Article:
Anything below 80 mg means the body is slipping into a state of Hypoglycemia or low blood sugar levels, and anything exceeding 100mg sends the body into a state of Hyperglycemia or high blood sugar levels. Most women tend to display symptoms of hunger and irritation when their blood glucose levels drop as the glucose levels begin to drop approximately 3 hours after a meal. Levels are seen to drop dramatically after a meal rich in carbohydrates due to the secretion of high levels of insulin by the body. One of the quickest and most effective ways of balancing glucose levels is eating small meals containing carbohydrates, proteins and fats every 2-3 hours.

stress and binge eating

The Heat-production Response

A change in body temperature can have an effect on the appetite. As the temperature falls, hunger tends to increase. This is one of the reasons we tend to get hungrier during winters when we tend to reach out to higher calorie foods.

Brain Chemical Response

The brain controls four main neurotransmitters that play an important part in digestion and weight control. These are dopamine, GABA, serotonin and acetylcholine. When produced at a balanced level, these neurotransmitters help the body run smoothly and efficiently on all the energy it gains from food. However, when these chemicals are too high or too low, the ability of the body to control weight and metabolize food is compromised.

Dopamine is responsible for controlling the ability to maintain metabolism in the body. At its normal levels, the food we ingest is quickly and efficiently digested and it is easier to lose weight. The chemical also plays an important part in controlling willpower, which means one is able to step away from temptations easily.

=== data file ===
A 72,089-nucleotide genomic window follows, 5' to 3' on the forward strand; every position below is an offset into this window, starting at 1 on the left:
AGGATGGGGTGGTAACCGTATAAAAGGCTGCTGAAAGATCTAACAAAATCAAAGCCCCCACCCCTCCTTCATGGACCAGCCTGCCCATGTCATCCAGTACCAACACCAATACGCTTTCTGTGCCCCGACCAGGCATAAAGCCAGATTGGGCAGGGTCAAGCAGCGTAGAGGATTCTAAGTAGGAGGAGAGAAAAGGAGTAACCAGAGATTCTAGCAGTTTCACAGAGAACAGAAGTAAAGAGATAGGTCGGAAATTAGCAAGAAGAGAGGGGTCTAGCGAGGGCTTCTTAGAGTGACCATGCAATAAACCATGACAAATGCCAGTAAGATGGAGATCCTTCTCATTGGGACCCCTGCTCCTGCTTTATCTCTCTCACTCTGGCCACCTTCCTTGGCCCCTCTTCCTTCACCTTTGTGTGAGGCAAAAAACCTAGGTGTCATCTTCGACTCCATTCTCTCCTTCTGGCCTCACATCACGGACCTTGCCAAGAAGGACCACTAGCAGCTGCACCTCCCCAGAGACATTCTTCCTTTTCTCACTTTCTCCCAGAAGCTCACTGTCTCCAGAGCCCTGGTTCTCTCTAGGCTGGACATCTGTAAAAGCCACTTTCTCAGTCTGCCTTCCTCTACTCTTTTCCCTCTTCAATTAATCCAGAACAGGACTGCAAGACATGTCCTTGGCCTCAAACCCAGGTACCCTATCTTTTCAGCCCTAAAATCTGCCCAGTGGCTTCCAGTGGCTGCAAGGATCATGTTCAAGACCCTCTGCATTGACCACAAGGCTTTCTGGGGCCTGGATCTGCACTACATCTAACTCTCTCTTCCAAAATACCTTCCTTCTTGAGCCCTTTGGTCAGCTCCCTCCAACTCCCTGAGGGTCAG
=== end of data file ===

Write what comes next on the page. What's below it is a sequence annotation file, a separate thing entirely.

Acetylcholine is responsible for determining our brain speed and provides lubrication for the muscles, bones, and joints. When Acetylcholine levels drop, the body begins craving fatty foods to provide lubrication. Thus, when feeling mentally down or low, one must pay heed to the choice of food, opting for good fats over bad.
GABA or Gamma-aminobutyric Acid, is a biochemical that controls the way any piece of information is transmitted from brain to body. Low GAMA levels trigger the onset of stress and anxiety. Foods rich in Vitamin B, such as dry fruits and beans, have been proven to boost GAMA levels.

Serotonin provides the body with restful sleep. Low levels of this biochemical can cause depression resulting in emotional disturbances, over eating and weight gain. Antidepressant medication is then used to re-balance the levels. Some of the best sources of Serotonin are poultry, fish, cottage cheese, eggs and beans.

Hope this article has shed some enlightenment on changing old behaviours and patterns and help you to learn to associate food with hunger and not with emotions!

Leave a Reply

Your email address will not be published.